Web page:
Russia’s unhealthy foreign policy will come back to haunt it soon

The situation in Eastern Ukraine is turning increasingly violent and fractious, with the mayor of Kharkiv critically wounded by unknown gunmen and kidnapped observers still being held by pro-Russian militias…

For his own good. EPA/Filip Singer

The situation in Eastern Ukraine is turning increasingly violent and fractious, with the mayor of Kharkiv critically wounded by unknown gunmen and kidnapped observers still being held by pro-Russian militias. The US has announced another slew of sanctions targeting Vladimir Putin’s “inner circle” – but few observers can imagine Russia will tone down its behaviour any time soon.

Russia’s conduct in the Ukrainian crisis continues to trifle with international law, with telltale talk of “interests” – always a worrying word to hear from a great power asserting itself. This is what Russia’s foreign minister, Sergei Lavrov, said in an interview with Russia Today on April 23:

If our interests, our legitimate interests, the interests of Russians have been attacked directly, like they were in South Ossetia … I do not see any other way but to respond in full accordance with international law.

Lavrov’s statement was a toxic mix of “ethnicism” and realism (we might call it ethno-realism), not dissimilar to the 1930s variant that ended in outright barbarism. The “interests” he describes are based on an ethnic claim; he talks of the “interests of Russians” not of the interests of Russia. This is a challenge not only to the settlements of 1991 that followed the collapse of the USSR, but to the post-war settlement of 1945, the UN charter, and the recognition (if not the practice) of collective security.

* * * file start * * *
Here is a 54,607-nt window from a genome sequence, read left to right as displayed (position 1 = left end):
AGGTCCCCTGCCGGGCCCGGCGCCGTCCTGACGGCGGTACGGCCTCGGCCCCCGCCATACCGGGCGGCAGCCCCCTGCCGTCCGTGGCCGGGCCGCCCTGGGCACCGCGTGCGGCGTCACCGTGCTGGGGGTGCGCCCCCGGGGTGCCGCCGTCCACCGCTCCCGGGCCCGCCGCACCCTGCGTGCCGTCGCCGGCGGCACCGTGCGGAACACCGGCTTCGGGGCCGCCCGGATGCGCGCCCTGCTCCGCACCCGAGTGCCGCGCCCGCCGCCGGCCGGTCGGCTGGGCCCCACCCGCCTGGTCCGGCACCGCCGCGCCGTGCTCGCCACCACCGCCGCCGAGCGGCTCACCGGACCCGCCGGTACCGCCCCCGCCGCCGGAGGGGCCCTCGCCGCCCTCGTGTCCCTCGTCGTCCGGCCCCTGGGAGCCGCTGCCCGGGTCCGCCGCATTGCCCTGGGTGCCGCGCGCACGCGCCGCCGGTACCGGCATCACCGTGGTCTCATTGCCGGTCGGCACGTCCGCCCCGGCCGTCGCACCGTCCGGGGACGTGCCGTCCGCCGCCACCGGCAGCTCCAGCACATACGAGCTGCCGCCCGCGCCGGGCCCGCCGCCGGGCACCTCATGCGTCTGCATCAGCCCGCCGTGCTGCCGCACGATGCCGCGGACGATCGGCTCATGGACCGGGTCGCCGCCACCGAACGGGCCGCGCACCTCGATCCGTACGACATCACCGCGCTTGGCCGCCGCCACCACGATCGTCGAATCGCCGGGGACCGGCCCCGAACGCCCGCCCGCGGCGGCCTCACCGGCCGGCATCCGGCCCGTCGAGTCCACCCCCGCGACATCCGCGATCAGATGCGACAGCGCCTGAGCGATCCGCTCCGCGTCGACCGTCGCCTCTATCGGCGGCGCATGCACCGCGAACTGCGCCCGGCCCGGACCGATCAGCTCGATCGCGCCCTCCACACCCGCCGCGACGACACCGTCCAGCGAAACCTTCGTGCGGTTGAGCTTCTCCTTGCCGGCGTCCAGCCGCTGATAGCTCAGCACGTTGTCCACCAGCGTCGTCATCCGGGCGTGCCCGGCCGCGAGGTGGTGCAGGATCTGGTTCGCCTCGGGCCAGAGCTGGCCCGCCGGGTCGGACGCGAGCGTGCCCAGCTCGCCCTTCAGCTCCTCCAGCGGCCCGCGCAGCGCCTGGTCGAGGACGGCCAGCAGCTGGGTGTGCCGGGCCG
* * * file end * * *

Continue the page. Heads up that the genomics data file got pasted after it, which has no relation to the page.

Unfortunately, over the past two decades, Western states (and the US in particular) have provided all the excuses Russia needs for its own brand of exceptionalism and unilateralism. At least three major Western mistakes have contributed to the current crisis: a limited effort to accommodate Russian concerns over its European security, the encouragement of Russian control over peacekeeping in Moldova, Georgia and Tajikistan, and repeated forgiveness for Russia’s actions, including the seizure of neighbouring territories.

This was why the Georgian parliament’s speaker Davit Usupashvili argued in Brussels this April that without NATO, Georgia could be removed from the world map by Russian aggression.